See `October Sky,' with stars

Encore: Bengies Drive-In will show this great little film about the early days of the space race.

June 25, 1999

If ever a film was meant to be seen under the stars, it's "October Sky," a marvelous evocation of what it was like to be a kid in the early days of the space race (it's set in the months after the Soviet Union's launch of Sputnik) and a poignant look at how fathers and sons can connect in all sorts of ways. It's also that rarest of rarities, a family film suitable for all ages.

So thank goodness D. Vogel and his Bengies Drive-In have returned for yet another season of open-air film exhibition. "October Sky" opens there tonight, with showings at 8: 45 p.m. today and tomorrow, 10: 30 p.m. Sunday through Thursday. The film disappeared quietly from theaters when it opened earlier this year; it deserved a better fate.

-- Chris Kaltenbach

See 30 indie films

Baltimore filmmaker Jason Crump has curated a program of 30 films by 22 Baltimore filmmakers for a show that will run tonight and Saturday at Manhattan Project, an independent project promoting local musicians, painters, sculptors, photographers, filmmakers and performers.

Among the highlights of the show, which is nearly four hours long, are ingenious animated works by Martha Colburn ("Evil of Dracula," "There's a Pervert in Our Pool," "Spiders in Love") and Jen Sachs ("Translations"), as well as J.R. Fritsch's "At the Edge," an engaging and surprising documentary about a Baltimore window washer and yogi?

Also on hand will be "Sweep," a poetic meditation on fatherhood by UMBC film teacher Mark Street; four films by Dwayne Moser that explore themes of family, fame, intimacy and alienation; and Melanie Berry's "Dry Wall," a painfully funny portrait of sexual politics at home.

The screenings begin at 7: 30 p.m. Doors open at 6 p.m. Manhattan Project is located at 333 W. Baltimore St., at Baltimore and Eutaw. For more information, call 410-243-9056, or visit the Manhattan Project web site at www.brownpants.com/manpro.

-- Ann Hornaday

Actors sought for film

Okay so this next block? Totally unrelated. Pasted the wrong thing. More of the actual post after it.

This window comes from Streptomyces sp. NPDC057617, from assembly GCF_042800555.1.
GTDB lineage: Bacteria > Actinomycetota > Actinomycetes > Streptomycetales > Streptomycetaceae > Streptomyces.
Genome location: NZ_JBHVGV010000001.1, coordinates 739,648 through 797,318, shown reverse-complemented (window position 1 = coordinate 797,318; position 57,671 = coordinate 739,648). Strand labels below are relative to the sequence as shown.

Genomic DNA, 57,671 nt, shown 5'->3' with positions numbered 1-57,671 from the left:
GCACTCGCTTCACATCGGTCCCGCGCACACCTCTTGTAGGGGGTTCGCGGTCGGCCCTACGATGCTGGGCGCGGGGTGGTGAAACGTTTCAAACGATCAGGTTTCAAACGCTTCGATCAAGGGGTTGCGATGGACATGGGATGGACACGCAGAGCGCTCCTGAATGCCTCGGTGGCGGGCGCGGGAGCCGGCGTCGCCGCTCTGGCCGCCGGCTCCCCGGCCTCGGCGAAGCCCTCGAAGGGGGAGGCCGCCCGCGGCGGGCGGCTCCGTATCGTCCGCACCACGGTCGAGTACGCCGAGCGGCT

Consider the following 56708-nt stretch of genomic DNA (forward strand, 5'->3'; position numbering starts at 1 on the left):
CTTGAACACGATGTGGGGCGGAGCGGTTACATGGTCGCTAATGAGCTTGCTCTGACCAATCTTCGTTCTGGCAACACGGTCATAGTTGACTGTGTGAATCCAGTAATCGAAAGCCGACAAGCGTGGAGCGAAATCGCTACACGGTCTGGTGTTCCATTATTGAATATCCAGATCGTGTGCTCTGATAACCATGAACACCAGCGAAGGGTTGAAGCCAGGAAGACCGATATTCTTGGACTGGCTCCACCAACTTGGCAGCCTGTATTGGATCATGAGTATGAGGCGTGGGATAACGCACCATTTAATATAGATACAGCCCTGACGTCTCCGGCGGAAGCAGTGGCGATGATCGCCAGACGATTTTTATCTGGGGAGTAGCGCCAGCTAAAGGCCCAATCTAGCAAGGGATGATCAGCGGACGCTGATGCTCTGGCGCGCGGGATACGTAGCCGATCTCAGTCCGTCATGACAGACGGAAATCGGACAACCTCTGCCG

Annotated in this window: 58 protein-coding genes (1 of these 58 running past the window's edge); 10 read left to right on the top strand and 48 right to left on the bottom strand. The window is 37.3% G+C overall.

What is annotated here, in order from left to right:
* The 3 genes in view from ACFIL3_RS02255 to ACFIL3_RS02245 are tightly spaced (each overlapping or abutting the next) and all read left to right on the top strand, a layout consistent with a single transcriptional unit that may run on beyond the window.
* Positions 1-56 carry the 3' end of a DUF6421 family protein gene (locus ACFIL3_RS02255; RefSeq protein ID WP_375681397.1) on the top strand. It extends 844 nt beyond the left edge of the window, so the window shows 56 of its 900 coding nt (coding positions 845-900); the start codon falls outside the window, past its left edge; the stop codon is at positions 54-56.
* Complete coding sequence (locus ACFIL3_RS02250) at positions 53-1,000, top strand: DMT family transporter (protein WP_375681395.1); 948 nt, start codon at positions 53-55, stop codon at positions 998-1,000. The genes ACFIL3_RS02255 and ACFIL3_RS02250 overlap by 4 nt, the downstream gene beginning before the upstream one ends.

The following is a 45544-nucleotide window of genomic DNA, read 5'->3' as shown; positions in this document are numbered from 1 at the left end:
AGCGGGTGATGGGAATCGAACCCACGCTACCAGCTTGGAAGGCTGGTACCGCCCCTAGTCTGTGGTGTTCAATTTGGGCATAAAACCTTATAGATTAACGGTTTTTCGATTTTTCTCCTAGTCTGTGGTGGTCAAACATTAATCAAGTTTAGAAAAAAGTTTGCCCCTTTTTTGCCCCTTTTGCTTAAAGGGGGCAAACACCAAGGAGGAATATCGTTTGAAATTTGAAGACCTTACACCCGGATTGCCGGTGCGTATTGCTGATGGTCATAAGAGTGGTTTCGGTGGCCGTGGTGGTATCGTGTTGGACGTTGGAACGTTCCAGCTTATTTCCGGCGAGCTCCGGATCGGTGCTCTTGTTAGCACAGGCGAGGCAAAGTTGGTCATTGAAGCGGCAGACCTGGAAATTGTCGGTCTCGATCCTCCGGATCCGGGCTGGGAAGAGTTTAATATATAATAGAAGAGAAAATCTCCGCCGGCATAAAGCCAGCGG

There was an error in last week's film column regarding the casting needs of "My Father's House," Larry Holden's film starring Cameron Diaz and Josh Charles that will start filming in Baltimore later this summer.

Holden will cast nine roles in Baltimore, and is looking for actors who fit these specifications: A white woman in her mid-30s who can speak with a German/Austrian accent; a white 6-year-old boy with dark brown hair and hazel eyes; a white 4-year-old girl; a man in his 60s or 70s; an African-American woman in her 40s or 50s; an 18-year-old black man (who is "skinny as a rail"); an African-American woman in her 60s or 70s; an African-American woman in her mid-30s; and a 4-year-old African-American girl. Send pictures and resumes to the Dougal Brothers, c/o Holden Automotive & Culver Street Films, PMB #259, 9350 Snowden River Parkway, Suite F, Columbia 21045.

-- Ann Hornaday

Screenings at the lake

The 27th annual Columbia Lakefront Summer Festival will kick off its film festival Monday with a screening of "For the Love of Benji: A Dog's Tale." Every Monday and Friday throughout the summer, Tom Brzezinski will present a family film, which will unspool promptly at dusk. Unless otherwise noted, all films are rated "G." Coming movies include "The Prince of Egypt," "Babe" (the original and the sequel), "The Truman Show" and "Willy Wonka and the Chocolate Factory."

The series runs through Sept. 18. Admission is free. Screenings will be on the lawn at the Columbia Town Center Lakefront (Lake Kittamaqundi), off Little Patuxent Parkway in Columbia.

-- Ann Hornaday

Video of Berrigan play

The Hiroshima-Nagasaki Commemoration Committee will show a video of Daniel Berrigan's play "The Trial of the Catonsville Nine" tonight at 7: 30.

The play concerns the nine religious activists who used homemade napalm to destroy draft records at a Catonsville Selective Service office. The play is taken from a transcript of their trial, which took place in a federal court in Baltimore. The video will be shown at the American Friends Service Committee, 4806 York Road. Doors open at 7 p.m. Admission is free, and a discussion will follow the screening. Call 410-323-7200 or 410-377-7987.

-- Ann Hornaday

Tickets for `Blair Witch'

A limited number of tickets are still available to a special screening of "The Blair Witch Project," one of this summer's most highly anticipated movies. The contemporary horror flick, about three film students who investigate a local legend in rural Maryland, had its world premiere at Sundance and had audiences spooked out of their wits.

Since "Blair Witch" made its sensational debut, co-directors Eduardo Sanchez and Daniel Myrick have been chary about public screenings, but they are making an exception for Baltimore.

"It's just to celebrate the fact that we shot the film in Maryland and to draw attention to what a great place Maryland is to shoot," explained Sanchez, who grew up in Takoma Park.

Sanchez and Myrick filmed "The Blair Witch Project" in and around Burkittsville, Adamstown, Brunswick and Seneca Creek State Park. (The film's cinematographer, Neal L. Fredericks, and art director, Ricardo R. Moreno, attended Towson University.)

"The Blair Witch Project" will be shown at the Charles Theatre on Wednesday at 7: 30 p.m., in a screening sponsored by the Maryland Film Festival. Admission is $20, and a reception with snacks catered by the California Pizza Kitchen will follow the show. Sanchez and Myrick will introduce the film and answer questions afterward. For more information and tickets, call the festival office at 410-752-8083.

-- Ann Hornaday

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